Mexico's Main Leftist Party Urges Election Recount, Protests

Lawyers for Mexico's main leftist party urged the country's top electoral court to order a recount in the disputed July 2 presidential vote, while their candidate, Andres Manuel Lopez Obrador, summoned his supporters to the streets to claim he was the rightful winner.

Lopez Obrador promised a record number of protesters would flood the capital's main square on Sunday to back his allegations of electoral fraud, in the third mass demonstration called by the former Mexico City mayor since the election.

On Saturday, three of Lopez Obrador's lawyers asked the Federal Electoral Tribunal to declare Lopez Obrador president-elect, arguing that there were mathematical errors, falsifications or other problems at 72,000 of the country's 130,000 polling places.

The seven-judge panel is weighing 364 challenges to an official count that gave Felipe Calderon, of outgoing President Vicente Fox's National Action Party, a slight advantage over Lopez Obrador, who stepped down as the capital's mayor last year to run for president.

The closed-door session was the court's first hearing since the vote. Calderon's lawyers were expected to outline their case Sunday. National Action officials have submitted evidence they say shows the election was clean, while also filing their own challenges in districts that voted heavily for Lopez Obrador.

Addressing a group of National Action mayors at his party's headquarters on Saturday, Calderon promised to unify Mexico and defended the integrity of the vote.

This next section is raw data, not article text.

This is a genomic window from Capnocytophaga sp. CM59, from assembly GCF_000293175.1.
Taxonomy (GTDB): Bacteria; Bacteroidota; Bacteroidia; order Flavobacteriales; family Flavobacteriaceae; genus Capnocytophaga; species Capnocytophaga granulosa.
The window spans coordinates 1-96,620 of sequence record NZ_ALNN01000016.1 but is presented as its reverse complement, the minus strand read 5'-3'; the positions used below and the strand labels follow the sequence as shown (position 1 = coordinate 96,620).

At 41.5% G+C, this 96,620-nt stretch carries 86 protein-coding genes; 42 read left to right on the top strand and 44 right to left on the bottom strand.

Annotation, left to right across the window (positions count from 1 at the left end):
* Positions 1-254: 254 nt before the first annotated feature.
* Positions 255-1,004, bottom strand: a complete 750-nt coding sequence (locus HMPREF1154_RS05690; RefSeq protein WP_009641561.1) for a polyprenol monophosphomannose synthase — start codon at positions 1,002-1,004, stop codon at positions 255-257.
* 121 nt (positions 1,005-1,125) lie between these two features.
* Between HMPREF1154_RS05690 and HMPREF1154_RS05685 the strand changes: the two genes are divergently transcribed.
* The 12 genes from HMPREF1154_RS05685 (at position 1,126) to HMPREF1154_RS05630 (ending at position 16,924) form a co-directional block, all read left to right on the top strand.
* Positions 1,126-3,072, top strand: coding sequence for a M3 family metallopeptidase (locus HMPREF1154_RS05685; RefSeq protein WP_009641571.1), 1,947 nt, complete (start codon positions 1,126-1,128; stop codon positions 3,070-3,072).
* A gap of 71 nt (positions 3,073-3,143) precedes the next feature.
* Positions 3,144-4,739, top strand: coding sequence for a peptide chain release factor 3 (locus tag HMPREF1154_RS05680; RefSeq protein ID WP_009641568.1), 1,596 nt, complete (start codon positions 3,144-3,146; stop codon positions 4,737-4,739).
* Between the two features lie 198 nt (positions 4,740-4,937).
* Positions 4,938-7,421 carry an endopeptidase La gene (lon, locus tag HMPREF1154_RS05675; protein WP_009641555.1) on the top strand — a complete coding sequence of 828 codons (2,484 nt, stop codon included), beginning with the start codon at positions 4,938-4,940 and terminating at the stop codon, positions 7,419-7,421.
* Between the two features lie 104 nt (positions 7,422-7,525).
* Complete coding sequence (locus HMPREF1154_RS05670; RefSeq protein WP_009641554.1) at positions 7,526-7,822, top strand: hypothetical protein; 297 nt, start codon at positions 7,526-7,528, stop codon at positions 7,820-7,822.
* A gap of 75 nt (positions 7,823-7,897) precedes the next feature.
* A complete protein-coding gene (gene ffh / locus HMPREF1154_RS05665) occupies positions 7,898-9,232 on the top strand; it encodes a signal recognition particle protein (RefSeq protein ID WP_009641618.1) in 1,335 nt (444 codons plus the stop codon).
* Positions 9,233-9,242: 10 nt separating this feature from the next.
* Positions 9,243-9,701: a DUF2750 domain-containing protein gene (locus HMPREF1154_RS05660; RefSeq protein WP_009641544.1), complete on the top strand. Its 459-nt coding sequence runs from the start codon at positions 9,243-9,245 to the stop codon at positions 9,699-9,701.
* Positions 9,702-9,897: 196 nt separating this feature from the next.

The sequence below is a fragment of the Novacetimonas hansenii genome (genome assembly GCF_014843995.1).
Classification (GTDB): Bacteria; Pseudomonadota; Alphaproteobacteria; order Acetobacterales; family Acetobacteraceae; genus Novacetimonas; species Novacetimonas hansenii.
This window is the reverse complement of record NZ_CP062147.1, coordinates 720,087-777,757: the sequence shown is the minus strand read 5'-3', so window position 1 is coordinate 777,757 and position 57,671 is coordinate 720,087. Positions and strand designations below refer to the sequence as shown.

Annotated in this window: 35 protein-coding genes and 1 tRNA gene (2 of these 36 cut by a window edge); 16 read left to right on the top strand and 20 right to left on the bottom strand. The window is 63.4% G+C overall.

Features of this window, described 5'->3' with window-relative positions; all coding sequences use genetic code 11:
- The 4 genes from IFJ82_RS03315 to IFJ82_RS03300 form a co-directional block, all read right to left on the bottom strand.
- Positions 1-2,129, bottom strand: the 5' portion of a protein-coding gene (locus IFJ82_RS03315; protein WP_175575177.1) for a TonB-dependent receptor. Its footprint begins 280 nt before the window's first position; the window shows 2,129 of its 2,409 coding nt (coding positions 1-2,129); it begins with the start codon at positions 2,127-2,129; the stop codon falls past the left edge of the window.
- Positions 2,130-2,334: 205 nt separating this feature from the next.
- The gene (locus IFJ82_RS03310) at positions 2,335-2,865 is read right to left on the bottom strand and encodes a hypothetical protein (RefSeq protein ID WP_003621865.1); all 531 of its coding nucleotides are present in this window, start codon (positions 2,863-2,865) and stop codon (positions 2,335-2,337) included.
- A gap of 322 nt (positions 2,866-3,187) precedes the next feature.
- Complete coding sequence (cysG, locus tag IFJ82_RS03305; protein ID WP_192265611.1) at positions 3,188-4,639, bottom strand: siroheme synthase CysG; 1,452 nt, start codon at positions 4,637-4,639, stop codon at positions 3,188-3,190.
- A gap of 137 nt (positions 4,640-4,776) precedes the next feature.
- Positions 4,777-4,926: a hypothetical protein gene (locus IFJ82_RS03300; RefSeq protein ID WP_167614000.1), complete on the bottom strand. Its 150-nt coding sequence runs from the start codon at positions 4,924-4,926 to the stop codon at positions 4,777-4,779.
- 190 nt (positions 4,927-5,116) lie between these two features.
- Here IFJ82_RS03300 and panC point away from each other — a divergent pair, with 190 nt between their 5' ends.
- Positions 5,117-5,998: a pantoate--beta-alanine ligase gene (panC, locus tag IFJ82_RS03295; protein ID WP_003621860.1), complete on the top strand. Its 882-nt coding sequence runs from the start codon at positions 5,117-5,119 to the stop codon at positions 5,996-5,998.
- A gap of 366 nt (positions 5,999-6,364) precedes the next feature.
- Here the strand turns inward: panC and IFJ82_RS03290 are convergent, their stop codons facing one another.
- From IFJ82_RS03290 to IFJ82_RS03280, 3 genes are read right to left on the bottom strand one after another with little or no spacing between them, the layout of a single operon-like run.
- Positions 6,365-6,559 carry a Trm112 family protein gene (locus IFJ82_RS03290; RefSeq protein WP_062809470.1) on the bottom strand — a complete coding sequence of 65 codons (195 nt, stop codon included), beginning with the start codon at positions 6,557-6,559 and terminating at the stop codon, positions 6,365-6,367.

"The election was clean, it was competitive, it was closely observed," he said. "At the end of the day, we won the presidential election. Period."

An official count the week following the election gave Calderon an advantage of less than 0.6 percent, about 240,000 votes out of 41 million cast. The Federal Electoral Tribunal has until Sept. 6 to either declare a winner or annul the election.

Lopez Obrador, a populist who counts on millions of passionate supporters who have turned out to support him in past disputes, says widespread fraud and a dirty campaign are responsible for Calderon's narrow lead. He has called for a vote-by-vote recount he says will prove he was the winner.

His attorneys told the tribunal that Calderon enjoyed his largest advantages at polling places where there were no observers from Lopez Obrador's Democratic Revolution Party, and that many of the votes annulled by electoral officials were in favor of Lopez Obrador.

Attorney Ricardo Monreal described the judges as respectful and attentive, and said the lawyers urged them to make an "exemplary ruling."

He also called Fox — who leaves office Dec. 1 — "inept," and accused his administration of using its power and money to influence the election.

"The court should not uphold the illegal intentions of the president," Monreal said, adding that the judges' decision "affects not only the rule of law in the country, but also society and democracy."

After weeks of protests and allegations that Mexico is slipping back to its fraudulent electoral past, many have begun to question the Federal Electoral Institute, the autonomous body responsible for organizing the election.

Democratic Revolution lawyer Arturo Nunez said Saturday that by ordering a ballot-by-ballot recount the judges could "clear up any doubt about the election," allowing the eventual winner to "legitimately confront the challenges of the presidency."

Demonstrators, including a masked wrestler nicknamed "Little Ray of Hope," have camped out in front of the electoral court for weeks to pressure the judges for a recount.

"Calderon is a thief who won't benefit anyone but the rich. That's why we the poor are here," said protester Julieta Martinez, a 43-year-old federal employee who said she has spent all of her free time demonstrating in front of the court.

Calderon claims a recount would violate electoral laws designed to protect against fraud. He cites legislation that says officials can reopen sealed vote containers only where there is evidence of irregularities.